A troupe dons its platform shoes
The 7th Street Metro station downtown typically features many kinds of human and mechanical motion -- but not normally dancing. On Sunday, however, award-winning locally based choreographer Loretta Livingston heightened the station’s everyday sights and added a layer of social commentary by staging a three-hour event titled “Almost There” on Platform 2, close to the junction of the Red and Blue lines.
Wearing red and blue street clothes periodically overlaid with white, Livingston and five other dancers joined composer Norman Beede’s sax and percussion trio in six-part performance segments (or “rounds”) lasting 35 to 45 minutes each. The order of the six parts changed from one round to the next, and in between came improvisational dancing and drumming.
For the record:
12:00 a.m. July 1, 2004 For The Record
Los Angeles Times Thursday July 01, 2004 Home Edition Main News Part A Page 2 National Desk 1 inches; 34 words Type of Material: Correction
Metro station performer -- A photo caption in Tuesday’s Calendar with the dance review of a performance staged by Loretta Livingston in the 7th Street Metro station identified dancer Rachel Lopez as Heather Gillette.
Travelers watched or ignored the performance as they chose and, in turn, Livingston’s dancers sometimes mingled with them, as if part of the crowd, and sometimes focused solely on one another.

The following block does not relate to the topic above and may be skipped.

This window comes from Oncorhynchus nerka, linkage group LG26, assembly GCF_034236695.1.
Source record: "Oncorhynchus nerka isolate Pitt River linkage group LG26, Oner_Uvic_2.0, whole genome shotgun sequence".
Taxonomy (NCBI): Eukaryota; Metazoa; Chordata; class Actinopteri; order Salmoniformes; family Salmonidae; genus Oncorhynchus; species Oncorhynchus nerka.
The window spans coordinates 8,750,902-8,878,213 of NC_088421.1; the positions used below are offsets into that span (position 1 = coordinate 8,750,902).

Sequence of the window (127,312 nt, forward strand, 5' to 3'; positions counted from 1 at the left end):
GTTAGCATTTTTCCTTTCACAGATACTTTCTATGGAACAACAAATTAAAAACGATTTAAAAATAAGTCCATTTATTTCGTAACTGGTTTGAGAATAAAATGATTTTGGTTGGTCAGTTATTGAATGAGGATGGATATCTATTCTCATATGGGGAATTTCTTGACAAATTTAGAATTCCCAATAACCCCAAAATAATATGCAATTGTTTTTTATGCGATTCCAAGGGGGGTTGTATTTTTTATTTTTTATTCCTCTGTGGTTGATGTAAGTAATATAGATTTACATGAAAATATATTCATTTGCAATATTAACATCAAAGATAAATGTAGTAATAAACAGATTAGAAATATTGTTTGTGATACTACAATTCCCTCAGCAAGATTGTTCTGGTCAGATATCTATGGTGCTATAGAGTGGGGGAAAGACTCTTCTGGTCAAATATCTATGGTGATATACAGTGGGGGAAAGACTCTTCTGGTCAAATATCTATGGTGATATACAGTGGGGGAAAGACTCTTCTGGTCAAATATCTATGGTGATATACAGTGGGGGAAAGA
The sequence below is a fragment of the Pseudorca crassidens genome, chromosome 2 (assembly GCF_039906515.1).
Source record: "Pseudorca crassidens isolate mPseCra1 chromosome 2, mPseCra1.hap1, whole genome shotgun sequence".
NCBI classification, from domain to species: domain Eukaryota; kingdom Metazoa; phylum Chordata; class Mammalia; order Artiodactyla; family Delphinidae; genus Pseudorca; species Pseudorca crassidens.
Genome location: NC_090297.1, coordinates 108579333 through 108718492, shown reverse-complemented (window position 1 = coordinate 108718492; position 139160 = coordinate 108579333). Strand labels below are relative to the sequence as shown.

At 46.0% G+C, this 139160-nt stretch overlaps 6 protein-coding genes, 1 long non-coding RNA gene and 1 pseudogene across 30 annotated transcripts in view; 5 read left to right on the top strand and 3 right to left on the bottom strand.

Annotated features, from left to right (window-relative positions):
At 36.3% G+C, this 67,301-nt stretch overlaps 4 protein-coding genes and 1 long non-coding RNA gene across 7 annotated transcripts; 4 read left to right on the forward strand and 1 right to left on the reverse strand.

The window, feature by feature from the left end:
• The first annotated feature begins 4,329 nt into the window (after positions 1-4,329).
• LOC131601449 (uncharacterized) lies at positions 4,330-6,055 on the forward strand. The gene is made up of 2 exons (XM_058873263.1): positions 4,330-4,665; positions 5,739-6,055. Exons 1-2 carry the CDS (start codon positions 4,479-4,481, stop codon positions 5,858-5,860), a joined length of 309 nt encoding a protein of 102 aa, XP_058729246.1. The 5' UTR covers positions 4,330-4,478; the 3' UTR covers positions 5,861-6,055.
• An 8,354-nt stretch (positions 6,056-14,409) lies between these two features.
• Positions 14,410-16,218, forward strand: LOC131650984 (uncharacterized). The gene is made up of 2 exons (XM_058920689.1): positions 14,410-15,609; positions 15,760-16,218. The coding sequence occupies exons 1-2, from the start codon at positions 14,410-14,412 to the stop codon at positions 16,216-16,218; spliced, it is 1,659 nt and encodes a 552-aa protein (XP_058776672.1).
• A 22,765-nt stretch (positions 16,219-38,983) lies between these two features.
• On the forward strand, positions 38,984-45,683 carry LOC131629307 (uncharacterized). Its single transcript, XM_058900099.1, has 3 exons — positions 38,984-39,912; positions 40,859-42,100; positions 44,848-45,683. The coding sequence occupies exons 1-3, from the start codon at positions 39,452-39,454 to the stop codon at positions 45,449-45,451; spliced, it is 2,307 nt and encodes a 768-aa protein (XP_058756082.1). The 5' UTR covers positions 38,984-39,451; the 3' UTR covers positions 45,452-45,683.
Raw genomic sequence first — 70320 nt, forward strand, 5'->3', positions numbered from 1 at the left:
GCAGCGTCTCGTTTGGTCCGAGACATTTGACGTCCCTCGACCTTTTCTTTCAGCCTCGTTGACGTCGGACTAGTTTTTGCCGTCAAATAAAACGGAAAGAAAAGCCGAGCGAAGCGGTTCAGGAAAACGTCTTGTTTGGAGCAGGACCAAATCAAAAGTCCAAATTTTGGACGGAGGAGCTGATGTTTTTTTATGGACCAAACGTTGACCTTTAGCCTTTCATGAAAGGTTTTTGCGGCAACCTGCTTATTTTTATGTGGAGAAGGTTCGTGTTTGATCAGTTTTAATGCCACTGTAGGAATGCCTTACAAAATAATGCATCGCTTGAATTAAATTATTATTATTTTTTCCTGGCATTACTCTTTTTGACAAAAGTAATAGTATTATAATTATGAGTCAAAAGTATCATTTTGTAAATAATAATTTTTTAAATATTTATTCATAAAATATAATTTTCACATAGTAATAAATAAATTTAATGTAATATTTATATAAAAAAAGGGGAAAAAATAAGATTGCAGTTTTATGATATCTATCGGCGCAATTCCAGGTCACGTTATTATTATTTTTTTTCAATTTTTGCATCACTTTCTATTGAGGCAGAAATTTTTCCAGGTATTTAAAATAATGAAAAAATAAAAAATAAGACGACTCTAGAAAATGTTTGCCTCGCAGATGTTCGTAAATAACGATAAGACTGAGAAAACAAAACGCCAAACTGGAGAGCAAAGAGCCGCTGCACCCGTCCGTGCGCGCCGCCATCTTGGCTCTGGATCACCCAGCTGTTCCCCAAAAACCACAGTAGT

Gestural segments and videos projected onto the station’s walls and ceiling quoted but radically slowed or froze typical commuter actions, making travelers look at how they move in a train station from new perspectives. Lingering, loving encounters between dancers reminded people of the inner lives they put on hold when rushing from place to place and -- through contrast -- of the dehumanized motion that engulfs them at a station: the elevators and escalators rising and falling, and the trains coming and going in four directions.
Dancing in street shoes, Livingston seemed to aim for a plain-Jane movement style that wouldn’t look out of place next to all the routine activity on view. Nevertheless, such segments as her endearing duet with Gregory Barnett -- full of playful wiggles, switches in support, impromptu embraces -- looked anything but ordinary.
The steadiness of Patrick Damon Rago in extended, stamina-testing sequences and the ability of Alyson Jones and Heather Gillette to adapt to any partner’s actions or impetus also gave “Almost There” a dimension beyond site-specific functionalism.
Finally, Rachel Lopez waved goodbye to Blue Line passengers on the way to Long Beach with such tragic intensity that it was easy to imagine the tracks led to the River Kwai bridge or a fatal encounter with King Kong.